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Redressing the limitations of the Affordable Care Act for Mexican immigrants through bi-national health insurance: a willingness to pay study in Los Angeles.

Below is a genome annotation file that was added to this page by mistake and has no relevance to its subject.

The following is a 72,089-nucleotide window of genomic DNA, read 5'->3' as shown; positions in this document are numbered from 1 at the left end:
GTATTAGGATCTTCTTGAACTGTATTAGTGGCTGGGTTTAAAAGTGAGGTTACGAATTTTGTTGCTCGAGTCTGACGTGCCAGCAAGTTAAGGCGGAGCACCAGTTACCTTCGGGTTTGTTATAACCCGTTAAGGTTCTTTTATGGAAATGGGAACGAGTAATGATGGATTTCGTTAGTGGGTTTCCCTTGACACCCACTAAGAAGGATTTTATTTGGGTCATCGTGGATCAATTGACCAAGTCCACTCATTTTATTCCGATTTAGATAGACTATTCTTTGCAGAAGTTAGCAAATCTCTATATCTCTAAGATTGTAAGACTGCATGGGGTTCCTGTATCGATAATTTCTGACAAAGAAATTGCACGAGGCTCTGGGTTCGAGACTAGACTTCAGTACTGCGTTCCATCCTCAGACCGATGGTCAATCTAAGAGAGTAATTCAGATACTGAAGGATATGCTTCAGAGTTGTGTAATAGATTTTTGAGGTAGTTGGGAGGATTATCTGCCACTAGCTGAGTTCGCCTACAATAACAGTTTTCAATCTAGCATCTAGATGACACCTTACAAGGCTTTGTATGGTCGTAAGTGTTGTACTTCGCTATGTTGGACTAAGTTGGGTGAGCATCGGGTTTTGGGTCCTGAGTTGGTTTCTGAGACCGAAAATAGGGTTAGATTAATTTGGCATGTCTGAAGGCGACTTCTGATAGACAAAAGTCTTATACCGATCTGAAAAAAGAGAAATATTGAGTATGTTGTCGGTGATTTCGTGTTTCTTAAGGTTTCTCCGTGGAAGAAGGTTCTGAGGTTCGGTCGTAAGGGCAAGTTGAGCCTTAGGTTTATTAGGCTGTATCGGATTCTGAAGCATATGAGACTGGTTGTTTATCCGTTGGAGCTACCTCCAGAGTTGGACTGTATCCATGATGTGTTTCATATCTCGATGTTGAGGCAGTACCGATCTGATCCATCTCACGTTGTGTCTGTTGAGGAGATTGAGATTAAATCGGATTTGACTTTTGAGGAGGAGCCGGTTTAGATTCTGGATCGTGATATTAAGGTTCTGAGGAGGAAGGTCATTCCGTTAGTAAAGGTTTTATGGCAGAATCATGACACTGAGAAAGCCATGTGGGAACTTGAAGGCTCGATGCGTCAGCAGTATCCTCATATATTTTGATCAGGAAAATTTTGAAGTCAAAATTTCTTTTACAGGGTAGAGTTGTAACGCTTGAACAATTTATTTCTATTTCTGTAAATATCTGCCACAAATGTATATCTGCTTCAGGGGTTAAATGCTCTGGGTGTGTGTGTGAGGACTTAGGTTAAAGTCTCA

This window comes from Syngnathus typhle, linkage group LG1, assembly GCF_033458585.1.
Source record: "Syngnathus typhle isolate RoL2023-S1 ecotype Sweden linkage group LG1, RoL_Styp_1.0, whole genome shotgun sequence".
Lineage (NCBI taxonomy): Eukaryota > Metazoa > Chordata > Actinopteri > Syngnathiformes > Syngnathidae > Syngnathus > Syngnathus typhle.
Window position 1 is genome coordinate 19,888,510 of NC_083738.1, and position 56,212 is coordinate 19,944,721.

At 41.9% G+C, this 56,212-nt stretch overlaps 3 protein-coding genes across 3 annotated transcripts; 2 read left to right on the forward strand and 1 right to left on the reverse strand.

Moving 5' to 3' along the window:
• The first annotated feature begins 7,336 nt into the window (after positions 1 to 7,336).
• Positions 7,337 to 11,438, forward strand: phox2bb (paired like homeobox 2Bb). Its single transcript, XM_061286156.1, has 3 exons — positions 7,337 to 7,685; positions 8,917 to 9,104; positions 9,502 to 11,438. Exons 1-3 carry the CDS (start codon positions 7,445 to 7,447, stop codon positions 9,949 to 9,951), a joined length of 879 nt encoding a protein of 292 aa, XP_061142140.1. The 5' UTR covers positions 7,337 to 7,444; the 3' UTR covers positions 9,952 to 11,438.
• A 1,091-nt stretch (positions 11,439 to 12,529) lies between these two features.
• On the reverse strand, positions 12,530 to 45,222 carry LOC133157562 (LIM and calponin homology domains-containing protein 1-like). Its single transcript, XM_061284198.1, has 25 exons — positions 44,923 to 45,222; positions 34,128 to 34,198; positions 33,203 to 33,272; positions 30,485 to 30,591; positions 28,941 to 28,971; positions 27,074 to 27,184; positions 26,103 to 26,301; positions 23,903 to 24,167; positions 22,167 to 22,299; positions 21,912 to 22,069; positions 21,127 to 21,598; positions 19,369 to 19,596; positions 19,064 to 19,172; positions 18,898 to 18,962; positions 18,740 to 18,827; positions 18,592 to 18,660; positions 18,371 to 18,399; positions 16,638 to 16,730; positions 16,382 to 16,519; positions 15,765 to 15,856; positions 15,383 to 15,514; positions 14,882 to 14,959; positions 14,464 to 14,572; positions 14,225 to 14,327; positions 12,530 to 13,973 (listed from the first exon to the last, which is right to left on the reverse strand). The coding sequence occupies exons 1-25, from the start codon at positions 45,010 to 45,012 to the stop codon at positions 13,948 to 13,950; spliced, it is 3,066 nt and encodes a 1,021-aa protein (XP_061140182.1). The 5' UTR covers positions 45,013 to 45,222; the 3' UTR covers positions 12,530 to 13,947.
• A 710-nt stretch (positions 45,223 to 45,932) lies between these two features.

The 12.4 million Mexican migrants in the United States (US) face considerable barriers to access health care, with 45% of them being uninsured. The Affordable Care Act (ACA) does not address lack of insurance for some immigrants, and the excluded groups are a large proportion of the Mexican-American community. To redress this, innovative forms of health insurance coverage have to be explored. This study analyses factors associated with willingness to pay for cross-border, bi-national health insurance (BHI) among Mexican immigrants in the US. Surveys were administered to 1,335 Mexican migrants in the Mexican Consulate of Los Angeles to assess their health status, healthcare utilization, and willingness to purchase BHI. Logistic regression was used to identify predictors of willingness to pay for BHI. Having a job, not having health insurance in the US, and relatives in Mexico attending public health services were significant predictors of willingness to pay for BHI. In addition, individuals identified quality as the most important factor when considering BHI. In spite of the interest for BHI among 54% of the sampled population, our study concludes that this type of coverage is unlikely to solve access to care challenges due to ACA eligibility among different Mexican immigrant populations.

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